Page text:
The French 'behead their kings when they have to'
France and Europe alike are relieved: The independent candidate Emmanuel Macron has won the presidential elections. He managed to gain two-thirds of the votes in a campaign against the far-right Front National candidate, Marine Le Pen. Macron is regarded as an intellectual and a philosopher, and has promised to focus on cultural affairs in his campaign, among other things.
Journalist and author Gérard Foussier is the editor-in-chief of the oldest German-French publication, "Dokumente/Documents." DW spoke to him about Macron's campaign promises and the outlook after this election on Franco-German relations.
DW: Macron hopes to bring various factions of the country together. He's not the first president aiming for this. What does he need to do in order to succeed?
Gérard Foussier: It's going to be difficult. Many of those who voted for him yesterday are likely going to revert to voting for the parties they traditionally support. He won't be able to repeat the same success he had in the run-off elections yesterday. But many believe that Macron could generate a so-called Macron effect in France, similar to what we've observed in Germany with the Schulz effect. People are feeling enthusiastic about him. However, this enthusiasm has to last for at least another six weeks, when parliamentary elections are due to take place.
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Unlike Marine Le Pen, Emmanuel Macron is not a nationalist and not a racist. That was enough for many French voters to cast their ballots for him. What else does he stand for?
He's a European. And that's what the French people cared most about. They can be critical towards Europe, but they don't feel any animosity towards it. They want to remain in the EU and want to keep the euro as their currency. Many would like to see some improvement in European politics, but they firmly want to remain in the EU. So this was a victory against populism which Macron managed to score.
What about his cultural profile?
He's rather erudite, knows the works of philosophers like Hegel and Kant almost by heart, and plays the piano very well, but his background is first and foremost in finance. He used to work as an investment banker, was an economics advisor to the French president, and later he served as economics minister. So his profile is that of an economics man and not so much one of a classic intellectual.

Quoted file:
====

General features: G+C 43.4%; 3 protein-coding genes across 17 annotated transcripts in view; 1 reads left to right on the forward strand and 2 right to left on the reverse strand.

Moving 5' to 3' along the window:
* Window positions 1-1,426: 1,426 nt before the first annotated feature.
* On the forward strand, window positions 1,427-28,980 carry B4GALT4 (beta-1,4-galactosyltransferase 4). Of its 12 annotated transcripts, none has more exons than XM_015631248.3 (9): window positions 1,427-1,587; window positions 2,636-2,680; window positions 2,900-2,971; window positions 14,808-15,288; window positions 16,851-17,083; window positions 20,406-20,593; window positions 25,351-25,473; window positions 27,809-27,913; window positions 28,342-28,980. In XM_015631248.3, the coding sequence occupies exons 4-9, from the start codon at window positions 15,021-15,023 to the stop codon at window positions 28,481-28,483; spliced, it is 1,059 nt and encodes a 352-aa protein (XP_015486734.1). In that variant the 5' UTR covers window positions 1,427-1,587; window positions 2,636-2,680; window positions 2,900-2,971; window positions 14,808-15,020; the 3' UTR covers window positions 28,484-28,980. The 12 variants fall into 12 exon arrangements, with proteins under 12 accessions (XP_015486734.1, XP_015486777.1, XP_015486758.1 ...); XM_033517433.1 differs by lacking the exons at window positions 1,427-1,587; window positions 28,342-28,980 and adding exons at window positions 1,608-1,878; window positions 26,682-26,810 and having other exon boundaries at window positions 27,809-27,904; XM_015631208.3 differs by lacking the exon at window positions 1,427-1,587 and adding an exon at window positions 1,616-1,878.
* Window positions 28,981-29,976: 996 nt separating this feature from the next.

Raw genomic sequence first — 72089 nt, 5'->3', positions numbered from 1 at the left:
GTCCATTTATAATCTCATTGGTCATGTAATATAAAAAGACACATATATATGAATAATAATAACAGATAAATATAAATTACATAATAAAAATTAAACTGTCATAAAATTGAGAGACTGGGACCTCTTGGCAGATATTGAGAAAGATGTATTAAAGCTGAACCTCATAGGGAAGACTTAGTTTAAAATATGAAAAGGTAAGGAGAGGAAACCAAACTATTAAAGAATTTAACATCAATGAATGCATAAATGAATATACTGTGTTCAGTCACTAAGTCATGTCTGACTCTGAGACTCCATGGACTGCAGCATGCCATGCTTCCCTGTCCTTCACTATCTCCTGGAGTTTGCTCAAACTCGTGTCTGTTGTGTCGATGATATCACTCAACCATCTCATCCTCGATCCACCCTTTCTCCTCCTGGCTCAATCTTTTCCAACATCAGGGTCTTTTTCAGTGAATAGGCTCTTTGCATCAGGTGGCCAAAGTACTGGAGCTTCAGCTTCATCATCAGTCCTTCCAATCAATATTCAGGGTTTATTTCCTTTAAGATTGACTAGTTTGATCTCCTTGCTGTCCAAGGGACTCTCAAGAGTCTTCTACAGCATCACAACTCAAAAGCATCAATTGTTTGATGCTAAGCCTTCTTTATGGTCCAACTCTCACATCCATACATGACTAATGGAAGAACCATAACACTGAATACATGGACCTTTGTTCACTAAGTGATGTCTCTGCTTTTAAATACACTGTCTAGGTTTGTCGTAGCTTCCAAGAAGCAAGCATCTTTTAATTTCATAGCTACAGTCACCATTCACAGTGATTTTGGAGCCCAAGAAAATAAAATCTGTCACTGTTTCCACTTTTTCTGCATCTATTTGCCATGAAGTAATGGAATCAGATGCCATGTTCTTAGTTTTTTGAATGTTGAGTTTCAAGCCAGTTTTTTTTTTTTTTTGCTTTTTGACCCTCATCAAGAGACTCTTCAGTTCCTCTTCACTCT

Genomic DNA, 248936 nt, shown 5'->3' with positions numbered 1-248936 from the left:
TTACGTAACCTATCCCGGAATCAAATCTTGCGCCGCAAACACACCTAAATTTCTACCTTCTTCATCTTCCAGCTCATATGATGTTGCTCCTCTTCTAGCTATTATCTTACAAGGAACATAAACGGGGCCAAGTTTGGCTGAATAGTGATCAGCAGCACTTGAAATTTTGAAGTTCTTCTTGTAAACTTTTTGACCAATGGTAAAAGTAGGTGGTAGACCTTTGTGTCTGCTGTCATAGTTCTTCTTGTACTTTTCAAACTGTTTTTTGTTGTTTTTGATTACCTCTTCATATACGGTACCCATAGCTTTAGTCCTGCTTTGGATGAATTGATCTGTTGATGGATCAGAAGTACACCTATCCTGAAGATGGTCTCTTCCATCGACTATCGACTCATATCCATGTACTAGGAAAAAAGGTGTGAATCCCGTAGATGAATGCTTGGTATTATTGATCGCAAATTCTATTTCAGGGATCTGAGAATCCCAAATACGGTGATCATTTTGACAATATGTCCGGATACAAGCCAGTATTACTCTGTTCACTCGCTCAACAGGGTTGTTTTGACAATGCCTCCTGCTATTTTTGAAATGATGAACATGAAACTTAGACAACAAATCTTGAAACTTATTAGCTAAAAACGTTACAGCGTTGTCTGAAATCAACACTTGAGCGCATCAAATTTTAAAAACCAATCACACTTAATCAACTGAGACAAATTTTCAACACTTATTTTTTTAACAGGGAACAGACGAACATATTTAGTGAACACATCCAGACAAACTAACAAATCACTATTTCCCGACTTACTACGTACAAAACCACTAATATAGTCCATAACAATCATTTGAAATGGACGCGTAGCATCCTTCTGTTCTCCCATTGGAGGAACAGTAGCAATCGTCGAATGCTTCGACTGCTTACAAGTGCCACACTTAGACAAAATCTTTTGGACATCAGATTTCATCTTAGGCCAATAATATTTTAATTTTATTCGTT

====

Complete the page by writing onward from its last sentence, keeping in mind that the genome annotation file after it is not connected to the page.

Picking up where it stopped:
The liberal left-wing Paris newspaper "Le Monde," which has shown support for Macron, called him last summer an "intellectual in politics." Is that an accurate assessment? Is he a thinker and a philosopher as well?
That was somewhat of an exaggeration in the reporting there. Macron has also since distanced himself a bit from this image. He did during his recent visit to Berlin meet with (sociologist and philosopher) Jürgen Habermas, but these are not the issues that the French people are currently preoccupied with. The French are more focused on unemployment, safety, inner security, refugee-related issues and such. That's why I don't believe that intellectualism is going to win him any points at present.
During his campaign, Macron said that he wanted to make 200 millions euros ($218 million) available for the culture budget and support initiatives like making sure that 7,100 libraries can have longer opening hours. How important is culture for him, and can he realize all that he has planned?
Those are all statements on intentions, but he will have to agree on such things with his future parliamentary representatives and mayors. He himself said that culture cannot be instructed from the top down, but that it is a matter that people have to take into their own hands wherever they are. I'm sure that he wants to emphasize certain things, but he cannot achieve anything alone. He's managed to overcome numerous challenges so far, but we have to remember: The French love their kings, but they also love regicide. They behead their kings when they have to.
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Macron seems to have succeeded in attracting hundreds of thousands of younger people to politics with his En Marche movement. Did this in any way contribute to a revival in political culture in France?
We'll have to wait and see about that. Bear in mind that more than four million people deliberately gave invalid votes on their ballots yesterday just to demonstrate that they are more than willing to participate in elections but not for Le Pen or for Macron. You won't likely find these people in Macron's party either.
Germany and France are bound by a deep friendship, which also includes cultural ties. What role does the new French president ascribe to this bilateral relationship?I must admit that I'm practically a pathological optimist when it comes to that. After every election there's the question of how the Franco-German relationship will continue, regardless of who had to work with whom. And even in times of trouble, the Franco-German friendship has always prevailed. It won't be any different with Macron, no matter who wins the general elections in Germany in September. The only thing is that there could be some issues if Macron decides to overplay his confidence in Berlin when it comes to economic policies. But I'm very, very sure than Berlin and Paris will manage to find a way again this time as well.